South Africa’s born-frees talk about life


This year, a generation of young people turn 21 – the traditional age of majority and independence. In South Africa, they share their birth-year with the country’s democracy. A 21-year-old shares her experience as a born-free.

 Nokulunga-Masombuka_bornfree_article Nokulunga Masombuka was born on 1 March 1994, less than two months before South Africa’s first democratic elections. “I’m grateful that I have rights as a black woman,” she says, “and that my parents are able to provide for me without limitation.” (Image supplied)

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Melissa Javan

Those young South Africans who celebrate their 21st birthdays this year can proudly say that they were born in the year their country had its first democratic election. They are the first born-frees to reach maturity.

In Freedom Month – 27 April is a public holiday, Freedom Day, marking the first democratic elections – we asked young people how they had experienced life free of apartheid.

Nokulunga Masombuka is from eMalahleni, previously known as Witbank, in Mpumalanga. She was born on 1 March 1994. She says she feels blessed to be a born-free. “From the stories I have heard from my parents and the movies I have watched, [apartheid] was a tough time and I don’t think I would have handled all the pain and struggle they went through.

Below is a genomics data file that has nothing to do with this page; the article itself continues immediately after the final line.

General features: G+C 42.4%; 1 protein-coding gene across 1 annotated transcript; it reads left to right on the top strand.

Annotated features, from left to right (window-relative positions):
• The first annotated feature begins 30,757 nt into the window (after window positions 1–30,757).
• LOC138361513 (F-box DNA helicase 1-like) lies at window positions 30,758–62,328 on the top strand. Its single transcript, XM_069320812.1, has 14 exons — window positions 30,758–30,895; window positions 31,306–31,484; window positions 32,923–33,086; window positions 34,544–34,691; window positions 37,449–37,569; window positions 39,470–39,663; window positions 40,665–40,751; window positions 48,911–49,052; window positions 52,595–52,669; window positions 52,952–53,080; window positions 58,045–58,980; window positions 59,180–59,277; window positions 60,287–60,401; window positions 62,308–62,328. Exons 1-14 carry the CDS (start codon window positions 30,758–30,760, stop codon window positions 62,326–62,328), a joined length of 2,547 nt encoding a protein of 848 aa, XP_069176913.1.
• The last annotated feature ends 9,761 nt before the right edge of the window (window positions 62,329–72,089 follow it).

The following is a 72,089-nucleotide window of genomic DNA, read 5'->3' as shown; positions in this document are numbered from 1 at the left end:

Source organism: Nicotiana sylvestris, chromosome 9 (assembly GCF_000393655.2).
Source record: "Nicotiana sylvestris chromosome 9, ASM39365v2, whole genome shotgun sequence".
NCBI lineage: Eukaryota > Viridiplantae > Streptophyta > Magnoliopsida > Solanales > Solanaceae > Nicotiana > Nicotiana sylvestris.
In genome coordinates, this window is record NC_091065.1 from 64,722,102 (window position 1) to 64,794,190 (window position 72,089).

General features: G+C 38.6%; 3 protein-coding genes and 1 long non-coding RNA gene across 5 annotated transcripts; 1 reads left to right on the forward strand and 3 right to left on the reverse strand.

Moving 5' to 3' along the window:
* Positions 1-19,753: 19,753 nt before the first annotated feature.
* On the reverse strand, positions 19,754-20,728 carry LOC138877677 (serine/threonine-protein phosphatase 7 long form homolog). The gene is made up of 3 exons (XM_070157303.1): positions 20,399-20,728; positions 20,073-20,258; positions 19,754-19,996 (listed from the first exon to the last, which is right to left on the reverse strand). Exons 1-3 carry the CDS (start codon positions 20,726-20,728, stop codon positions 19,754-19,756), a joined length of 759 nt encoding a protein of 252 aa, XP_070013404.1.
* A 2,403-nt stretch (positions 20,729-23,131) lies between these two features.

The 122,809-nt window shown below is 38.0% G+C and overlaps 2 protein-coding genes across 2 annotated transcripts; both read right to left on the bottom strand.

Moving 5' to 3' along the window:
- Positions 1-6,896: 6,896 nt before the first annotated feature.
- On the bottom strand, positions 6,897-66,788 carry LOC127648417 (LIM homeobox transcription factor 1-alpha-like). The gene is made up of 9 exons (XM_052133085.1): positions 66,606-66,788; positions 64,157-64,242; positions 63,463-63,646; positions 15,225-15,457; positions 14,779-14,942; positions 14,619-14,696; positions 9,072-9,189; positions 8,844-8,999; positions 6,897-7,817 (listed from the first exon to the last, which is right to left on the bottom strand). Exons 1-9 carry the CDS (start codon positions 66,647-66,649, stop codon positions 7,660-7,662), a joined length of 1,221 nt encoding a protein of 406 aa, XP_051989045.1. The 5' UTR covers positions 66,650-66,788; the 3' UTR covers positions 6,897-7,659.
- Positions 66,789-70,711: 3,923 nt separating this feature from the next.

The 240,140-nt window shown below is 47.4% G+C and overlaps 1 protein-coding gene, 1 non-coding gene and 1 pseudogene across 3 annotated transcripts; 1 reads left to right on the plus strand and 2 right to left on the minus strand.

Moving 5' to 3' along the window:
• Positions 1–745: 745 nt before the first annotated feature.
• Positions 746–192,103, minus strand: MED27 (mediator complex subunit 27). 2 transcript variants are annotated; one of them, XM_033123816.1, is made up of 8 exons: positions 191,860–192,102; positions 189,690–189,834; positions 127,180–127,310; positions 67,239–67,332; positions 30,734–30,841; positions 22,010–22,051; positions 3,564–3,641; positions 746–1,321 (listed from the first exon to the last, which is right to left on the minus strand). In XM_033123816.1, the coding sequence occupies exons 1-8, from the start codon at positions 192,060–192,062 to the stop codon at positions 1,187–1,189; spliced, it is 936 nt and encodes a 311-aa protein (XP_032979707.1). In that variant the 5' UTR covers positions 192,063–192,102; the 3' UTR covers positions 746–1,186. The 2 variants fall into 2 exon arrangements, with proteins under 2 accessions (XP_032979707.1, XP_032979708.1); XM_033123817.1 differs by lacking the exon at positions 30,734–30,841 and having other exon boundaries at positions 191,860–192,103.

“I will cherish the time I have with my family, because if I had been born during that era, my parents would probably have been in jail while I was growing up,” she says, referring to the many people who were jailed or exiled during the struggle.

She is grateful for the things she has that blacks could not have under the apartheid government. “I’m grateful for the education I received, and the fact that I don’t have to work like a slave or be treated like one,” she says, adding that she is pleased she can have white friends now too.

“I’m grateful that I have rights as a black woman and that my parents are able to provide for me without limitation. And also I can walk on the streets at night without cops [stopping me].”

About her interactions with different race groups, she says: ” I see them at my work place, and I have a friend who is white. Also, I socialise with them whenever I use public transportation, which is every day.”

Masombuka works for a company that supplies and repairs communication radios for mines. “I am planning to further my studies.”

Being a South African makes her hopeful, Masombuka adds. “I’ve seen and learned most of our history on television. Cry, the Beloved Country [movie] has shown me a lot, but it hasn’t brought hatred in me.

“Instead it built love towards white people,” she says of the film, an adaptation of Alan Paton’s famous novel. “Although it was painful to watch, I can see that the generation of today can change it and I’ve learned to accept it.”

Although she is worried for her generation, particularly when it comes to the economy: “the fact that we might have some difficulties in the economy. We might not be able to have the things our parents have now, because of the increase in price of things like petrol and electricity. Small things like that.”

Yet Masombuka says South Africa is a beautiful country. “I love it. There’s so much to see and it is growing.”

Watch the trailer of Cry, the Beloved Country here: